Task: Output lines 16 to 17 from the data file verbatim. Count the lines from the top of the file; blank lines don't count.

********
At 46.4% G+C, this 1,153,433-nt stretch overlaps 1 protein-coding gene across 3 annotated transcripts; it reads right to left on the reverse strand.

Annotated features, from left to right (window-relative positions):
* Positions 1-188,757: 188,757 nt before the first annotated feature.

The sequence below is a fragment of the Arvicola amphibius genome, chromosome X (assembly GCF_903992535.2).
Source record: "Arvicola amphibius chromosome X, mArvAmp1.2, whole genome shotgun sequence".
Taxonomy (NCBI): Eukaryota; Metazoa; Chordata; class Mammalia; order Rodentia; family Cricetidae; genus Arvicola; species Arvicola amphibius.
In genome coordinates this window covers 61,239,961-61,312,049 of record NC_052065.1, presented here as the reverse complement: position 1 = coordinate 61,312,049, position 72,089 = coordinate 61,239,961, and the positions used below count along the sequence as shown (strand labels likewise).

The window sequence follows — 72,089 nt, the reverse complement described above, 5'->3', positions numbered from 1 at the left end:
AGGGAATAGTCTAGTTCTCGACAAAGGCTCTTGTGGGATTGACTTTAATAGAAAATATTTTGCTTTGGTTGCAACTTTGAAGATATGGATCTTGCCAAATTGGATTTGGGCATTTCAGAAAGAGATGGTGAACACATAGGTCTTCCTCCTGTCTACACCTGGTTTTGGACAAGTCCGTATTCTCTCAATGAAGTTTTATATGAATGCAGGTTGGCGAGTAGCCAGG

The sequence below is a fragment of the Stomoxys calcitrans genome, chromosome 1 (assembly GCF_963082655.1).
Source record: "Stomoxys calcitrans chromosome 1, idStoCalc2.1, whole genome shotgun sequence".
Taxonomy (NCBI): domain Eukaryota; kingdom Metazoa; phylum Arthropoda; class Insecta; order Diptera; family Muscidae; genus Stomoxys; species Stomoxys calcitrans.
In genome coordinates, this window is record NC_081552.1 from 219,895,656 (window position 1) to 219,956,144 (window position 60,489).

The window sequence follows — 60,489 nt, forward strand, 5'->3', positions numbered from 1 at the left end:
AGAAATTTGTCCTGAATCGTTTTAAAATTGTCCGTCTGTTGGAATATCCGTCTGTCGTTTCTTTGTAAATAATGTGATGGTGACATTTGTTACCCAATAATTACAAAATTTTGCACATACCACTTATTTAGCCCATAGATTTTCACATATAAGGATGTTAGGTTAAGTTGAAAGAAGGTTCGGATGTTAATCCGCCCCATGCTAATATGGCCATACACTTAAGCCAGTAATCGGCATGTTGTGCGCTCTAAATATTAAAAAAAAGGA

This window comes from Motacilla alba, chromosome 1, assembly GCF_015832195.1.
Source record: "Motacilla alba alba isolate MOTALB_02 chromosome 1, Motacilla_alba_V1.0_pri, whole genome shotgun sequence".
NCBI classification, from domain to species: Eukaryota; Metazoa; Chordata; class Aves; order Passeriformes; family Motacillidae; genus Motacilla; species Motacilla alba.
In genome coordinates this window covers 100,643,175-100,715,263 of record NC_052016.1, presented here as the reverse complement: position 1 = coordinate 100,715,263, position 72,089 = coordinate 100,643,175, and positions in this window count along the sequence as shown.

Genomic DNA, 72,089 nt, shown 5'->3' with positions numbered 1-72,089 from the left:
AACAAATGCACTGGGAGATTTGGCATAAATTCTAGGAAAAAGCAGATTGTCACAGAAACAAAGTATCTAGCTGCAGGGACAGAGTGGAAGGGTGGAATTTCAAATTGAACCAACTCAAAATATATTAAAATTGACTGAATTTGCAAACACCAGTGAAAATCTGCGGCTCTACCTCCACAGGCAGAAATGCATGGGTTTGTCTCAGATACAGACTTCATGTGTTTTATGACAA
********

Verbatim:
This window comes from Motacilla alba, chromosome 1, assembly GCF_015832195.1.
Source record: "Motacilla alba alba isolate MOTALB_02 chromosome 1, Motacilla_alba_V1.0_pri, whole genome shotgun sequence".